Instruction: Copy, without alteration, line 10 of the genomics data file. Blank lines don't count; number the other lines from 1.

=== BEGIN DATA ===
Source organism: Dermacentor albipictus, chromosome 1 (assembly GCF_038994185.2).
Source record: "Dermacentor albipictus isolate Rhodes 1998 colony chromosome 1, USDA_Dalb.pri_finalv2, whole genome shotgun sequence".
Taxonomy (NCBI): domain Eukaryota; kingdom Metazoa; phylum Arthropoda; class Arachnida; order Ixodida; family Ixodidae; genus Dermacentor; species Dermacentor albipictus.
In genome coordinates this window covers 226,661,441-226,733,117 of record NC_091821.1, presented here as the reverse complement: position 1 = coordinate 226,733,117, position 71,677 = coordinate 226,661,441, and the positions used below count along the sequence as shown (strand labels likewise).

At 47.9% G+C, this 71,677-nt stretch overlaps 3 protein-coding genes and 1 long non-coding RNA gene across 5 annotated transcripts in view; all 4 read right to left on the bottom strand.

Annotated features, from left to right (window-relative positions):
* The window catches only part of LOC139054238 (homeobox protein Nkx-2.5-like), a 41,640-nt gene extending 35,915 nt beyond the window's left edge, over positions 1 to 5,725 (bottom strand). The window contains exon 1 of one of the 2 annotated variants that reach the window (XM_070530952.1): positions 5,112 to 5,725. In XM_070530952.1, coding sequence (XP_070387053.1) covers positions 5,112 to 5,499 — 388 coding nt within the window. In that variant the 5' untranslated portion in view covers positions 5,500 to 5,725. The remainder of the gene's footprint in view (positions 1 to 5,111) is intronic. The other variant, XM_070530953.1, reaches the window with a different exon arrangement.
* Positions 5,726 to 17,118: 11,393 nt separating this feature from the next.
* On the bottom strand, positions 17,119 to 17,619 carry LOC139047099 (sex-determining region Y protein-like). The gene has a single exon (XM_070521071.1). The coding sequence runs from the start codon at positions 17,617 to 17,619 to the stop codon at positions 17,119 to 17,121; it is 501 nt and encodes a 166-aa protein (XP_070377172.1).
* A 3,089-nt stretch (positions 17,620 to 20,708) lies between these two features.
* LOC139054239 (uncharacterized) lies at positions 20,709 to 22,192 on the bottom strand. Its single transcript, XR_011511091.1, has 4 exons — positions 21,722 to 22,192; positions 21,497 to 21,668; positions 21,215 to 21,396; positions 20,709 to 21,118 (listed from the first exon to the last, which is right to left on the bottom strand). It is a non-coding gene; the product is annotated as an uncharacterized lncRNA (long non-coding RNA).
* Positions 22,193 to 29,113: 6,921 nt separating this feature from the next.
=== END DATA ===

* A 3,089-nt stretch (positions 17,620 to 20,708) lies between these two features.